NFPA Makes Push on Coasts, but IBC Maintains Strong Hold in Majority of U.S.

In the battle to reign supreme as the national model building code, at least on paper, the International Code Council's (ICC) International Building Code (IBC) appears to be winning by a wide margin. The IBC has been adopted in nearly all 50 states at the local level, approximately 30 states at the state level and by the U.

By Geoff Weisenberger, Production/Web Editor December 1, 2004

In the battle to reign supreme as the national model building code, at least on paper, the International Code Council’s (ICC) International Building Code (IBC) appears to be winning by a wide margin. The IBC has been adopted in nearly all 50 states at the local level, approximately 30 states at the state level and by the U.S. Dept. of Defense and the National Park Service. It’s also been adopted in cities such as Denver, Washington, D.C., Kansas City and Las Vegas, and in many other major U.S. cities that are in states that have adopted the code statewide.

“People recognize that [IBC] is a tested and used code,” said Steve Daggers, vice president of communications for ICC. “It does the job. It’s got a history. The I-Codes (IBC) came out of what were the original codes for the three model code organizations that have been in use for many decades. Everybody that’s familiar with them know how they work. They’re a good product.”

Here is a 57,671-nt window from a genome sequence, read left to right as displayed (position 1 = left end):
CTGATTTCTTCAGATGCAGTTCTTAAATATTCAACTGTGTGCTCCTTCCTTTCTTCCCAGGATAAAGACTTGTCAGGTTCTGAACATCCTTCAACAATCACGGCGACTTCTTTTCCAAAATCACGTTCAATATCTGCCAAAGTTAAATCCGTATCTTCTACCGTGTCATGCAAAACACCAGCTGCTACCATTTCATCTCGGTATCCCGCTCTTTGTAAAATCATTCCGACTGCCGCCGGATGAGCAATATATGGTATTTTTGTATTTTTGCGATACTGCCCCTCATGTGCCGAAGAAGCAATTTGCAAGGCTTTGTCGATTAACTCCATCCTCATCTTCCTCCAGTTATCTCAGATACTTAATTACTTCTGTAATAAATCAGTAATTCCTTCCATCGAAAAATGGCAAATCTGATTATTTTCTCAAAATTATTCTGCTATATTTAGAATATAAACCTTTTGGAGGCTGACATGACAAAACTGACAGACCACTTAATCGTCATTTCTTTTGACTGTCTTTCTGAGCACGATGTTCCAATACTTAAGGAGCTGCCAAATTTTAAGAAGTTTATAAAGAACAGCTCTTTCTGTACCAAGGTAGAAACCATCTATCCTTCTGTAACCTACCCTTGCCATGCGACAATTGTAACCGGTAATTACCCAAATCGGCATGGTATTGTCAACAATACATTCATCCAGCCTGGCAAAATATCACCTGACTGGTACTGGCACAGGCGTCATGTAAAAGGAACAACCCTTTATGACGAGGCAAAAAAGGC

The National Fire Protection Assn.’s NFPA 5000, on the other hand, has been adopted in a handful of local jurisdictions. Phoenix was set to adopt the code, but the city changed its mind and opted for IBC. A Phoenix City Council report noted that the two codes were similar with regard to technical provisions and that both codes gave top priority to safety of first responders and would not compromise public safety.

But the Code Review Committee eventually voted 6-3 in favor of the IBC, saying that the majority felt that the transition to IBC would take less staff time, require less training for staff and customers and appeared less costly for the city, adding that those who would be involved with the code felt more comfortable with the IBC because surrounding communities had already adopted it. Additionally, Larry Litchfield, assistant director of the Development Services Dept. for Phoenix, added that Phoenix’s familiarity with the ICC code process was another determining factor, as the city had previously employed codes developed by ICBO (International Conference of Building Officials), one of the entities that joined forces to form the ICC. He also added that the city eventually saw the decision as a bidding process between two vendors. He echoed the committee report, saying that since the committee saw virtually no difference between the codes from a technical standpoint, they went with the entity that was able to provide the best incentive from a cost and ease of transition perspective.